Peacebuilders Around the World
Finding Good News Among The Bad
If you are a regular newspaper reader, it would be easy to think our world is becoming increasingly more violent. However since the media mostly reports bad news, it pays to look beyond than the headlines and find where there is also peace, co-operation and love. Reading about violence and conflict taps into our primitive fears and want for survival, and gets us feeling we have to pay attention to all the bad news. Good news doesn’t have quite such a dramatic effect, but it is heart-warming to read stories of human compassion and strength.
Peace Direct works with local people to create peace
I would like to share with you some amazing stories of human strength, courage and kindness. All of the people mentioned in this Hub are supported by a charity called Peace Direct. I particularly like the Peace Direct belief that those best positioned to create peace in areas of conflict are local people. In the midst of any conflict there will be people working for peace and it is these people whom Peace Direct supports.
Using Facebook to encourage peace
During and after the 2011 riots in the UK there were many stories of senseless violence and looting. It seemed that this was just the way of young people who grow up in deprived areas. Reports spread of young people using Facebook and other social media to incite others to violence. What was not so well reported was that many other young people in the most deprived areas of London were using social media to encourage others to stay at home well away from the trouble.
Many of these youngsters are members of an organisation called Truce 20/20. This project in the London borough of Newham has been helping youngsters learn conflict resolution, mediation and workshop leadership, skills that they can then pass on to others in their communities. While these young people may not have been able to stop the riots from happening, they are evidence that change can occur, that peaceful co-operation is possible. In the aftermath of the riots, the young people in Truce 20/20 began working together to find ways to meet the challenges of their communities in a positive manner. One initiative of Truce 20/20 is an interactive video that encourages youngsters to consider the consequences of dealing with tricky situations with aggression, assertiveness or evasion.
Watch this video so learn more about Truce 20/20
Peacebuilding Around The World
Henri Ladyi is probably the Peacebuilder that most fills me with awe. He has been going into conflict-torn areas of the Democratic Republic of Congo for several years, and has convinced thousands of militia fighters to give up their weapons. But he doesn’t stop there; he also provides the fighters with the assistance they need to live in peace, so that they won’t just return to violence at next call to arms. The men are trained in farming or in a skill and assisted to join working co-operatives, benefiting entire communities. Over a thousand of these former fighters have since joined the police force and many have joined the national army. 650 of the fighters were children who can now lead normal lives.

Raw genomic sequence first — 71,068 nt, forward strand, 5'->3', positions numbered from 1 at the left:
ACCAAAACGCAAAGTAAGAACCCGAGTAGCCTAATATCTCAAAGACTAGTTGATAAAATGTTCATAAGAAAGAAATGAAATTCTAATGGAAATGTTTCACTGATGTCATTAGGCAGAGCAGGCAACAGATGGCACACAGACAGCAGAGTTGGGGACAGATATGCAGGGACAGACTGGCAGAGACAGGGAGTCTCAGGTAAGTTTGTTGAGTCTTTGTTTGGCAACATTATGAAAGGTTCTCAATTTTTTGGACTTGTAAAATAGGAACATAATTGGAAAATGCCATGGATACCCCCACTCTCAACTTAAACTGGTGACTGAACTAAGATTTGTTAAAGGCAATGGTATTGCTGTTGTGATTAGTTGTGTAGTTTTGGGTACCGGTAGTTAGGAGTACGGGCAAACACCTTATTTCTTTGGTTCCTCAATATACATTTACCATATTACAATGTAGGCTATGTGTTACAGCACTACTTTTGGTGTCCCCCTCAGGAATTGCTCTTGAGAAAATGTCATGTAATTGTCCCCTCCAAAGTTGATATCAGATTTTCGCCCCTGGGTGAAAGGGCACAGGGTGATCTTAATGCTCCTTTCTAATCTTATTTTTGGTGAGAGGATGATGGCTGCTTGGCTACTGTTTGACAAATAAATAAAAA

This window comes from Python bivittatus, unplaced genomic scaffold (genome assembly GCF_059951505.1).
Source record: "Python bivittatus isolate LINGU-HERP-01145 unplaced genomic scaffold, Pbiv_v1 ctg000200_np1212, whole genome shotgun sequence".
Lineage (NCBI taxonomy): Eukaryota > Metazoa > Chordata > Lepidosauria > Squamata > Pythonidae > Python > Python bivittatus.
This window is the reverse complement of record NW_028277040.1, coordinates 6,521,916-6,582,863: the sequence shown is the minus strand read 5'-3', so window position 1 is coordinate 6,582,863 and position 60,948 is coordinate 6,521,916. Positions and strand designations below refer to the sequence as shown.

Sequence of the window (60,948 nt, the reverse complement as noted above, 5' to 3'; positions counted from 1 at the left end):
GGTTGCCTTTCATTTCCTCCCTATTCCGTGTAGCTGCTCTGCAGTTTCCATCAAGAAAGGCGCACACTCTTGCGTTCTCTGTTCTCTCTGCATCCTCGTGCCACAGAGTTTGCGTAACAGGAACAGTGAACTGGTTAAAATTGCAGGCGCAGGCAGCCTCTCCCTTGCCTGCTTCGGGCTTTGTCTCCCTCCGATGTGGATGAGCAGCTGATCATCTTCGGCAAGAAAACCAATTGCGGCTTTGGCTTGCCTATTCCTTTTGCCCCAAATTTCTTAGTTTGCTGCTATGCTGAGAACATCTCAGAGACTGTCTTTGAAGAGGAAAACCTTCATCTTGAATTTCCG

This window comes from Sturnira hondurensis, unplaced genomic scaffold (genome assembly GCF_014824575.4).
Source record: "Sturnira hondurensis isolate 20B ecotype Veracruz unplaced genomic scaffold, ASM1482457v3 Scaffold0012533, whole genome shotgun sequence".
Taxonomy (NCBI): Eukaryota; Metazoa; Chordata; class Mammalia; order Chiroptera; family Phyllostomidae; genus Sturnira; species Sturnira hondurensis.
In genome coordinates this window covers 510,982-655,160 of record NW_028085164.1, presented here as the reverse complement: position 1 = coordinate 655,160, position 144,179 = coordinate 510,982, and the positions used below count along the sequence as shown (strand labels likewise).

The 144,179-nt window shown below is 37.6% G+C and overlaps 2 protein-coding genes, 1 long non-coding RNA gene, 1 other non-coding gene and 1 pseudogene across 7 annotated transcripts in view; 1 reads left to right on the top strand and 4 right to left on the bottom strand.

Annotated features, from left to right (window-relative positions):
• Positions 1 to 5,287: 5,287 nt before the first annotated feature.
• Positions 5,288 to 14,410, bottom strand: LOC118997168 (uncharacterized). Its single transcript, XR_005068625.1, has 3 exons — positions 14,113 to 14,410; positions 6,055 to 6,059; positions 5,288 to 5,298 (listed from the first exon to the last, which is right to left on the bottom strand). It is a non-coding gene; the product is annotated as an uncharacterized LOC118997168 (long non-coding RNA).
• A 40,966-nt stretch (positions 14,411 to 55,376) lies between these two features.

Henri’s work is so effective because he understands the people he supports, and knows their strengths. His organisation, Centre Resolution Conflits, has worked with other local peace-builders, leading to many more militia giving up their weapons. It also helps victims of the conflict to rebuild their lives by finding them safe places to live and materials to build a home. Earlier this year, when the UN discovered that its own $4 million disarmament project wasn’t working, it turned to Henri for help.
In the video below Henri Ladyi talks about the children's experiences.
Henri Ladyi talks about the children he helps
Peacebuilders in Sudan and Pakistan
In rural Sudan an oil company built a health clinic for the locals, but they unwittingly built in on the land of a different tribe and conflict broke out. Local Peacebuilder, Rasha el Fangry, talked with the tribes, discovered what happened and the oil company agreed to build a second clinic. Now both tribes have the health care they need for their children, and they have peace.
Gulalai Ismail grew up in the Peshawar area of Pakistan, where children as young as twelve have been suicide bombers. On hearing of one such case, this astonishing young woman began working to counter the idea that extremist violence is a legitimate political tool. She was sixteen! Her Seeds of Peace group have now trained 50 young volunteers who go into schools, colleges and villages who persuade people to reject extremism and opt for peace, so saving many young boys from a life that could ultimately lead to suicide, and saving countless other lives.
In all these cases, what Peace Direct has done is find local people who are already working effectively for peace, and then provided the resources to make them even more effective. In some areas, such as Congo and Sudan, they have linked local groups, so creating regional networks. By publicising the work of these grassroots peace-builders to governments, aid agencies and media, the concept is spreading and in 2010 the UN sent Peace Direct’s paper Ripples Into Waves to all its peace advisors.
Peacebuilders Coming Together
An Easy Way to Support Peace
I hope that reading about these extraordinary – and yet ordinary – individuals will help you feel encouraged about the state of our world. To learn more about Peace Direct visit the sites below.
More articles on Activists For Peace by other writers on HubPages
- Three Great Peacemakers - Mother Teresa, Rigoberta Menchu, and Deganawida
- White heroes of the Anti-apartheid struggle
By Tony Mac: Apartheid was evil not only because it was racist, but because it was deeply and violently anti-freedom. The apartheid ideology kept white and blacks in a form of captivity. The struggle against apartheid included many whites.
© 2011 Yvonne Spence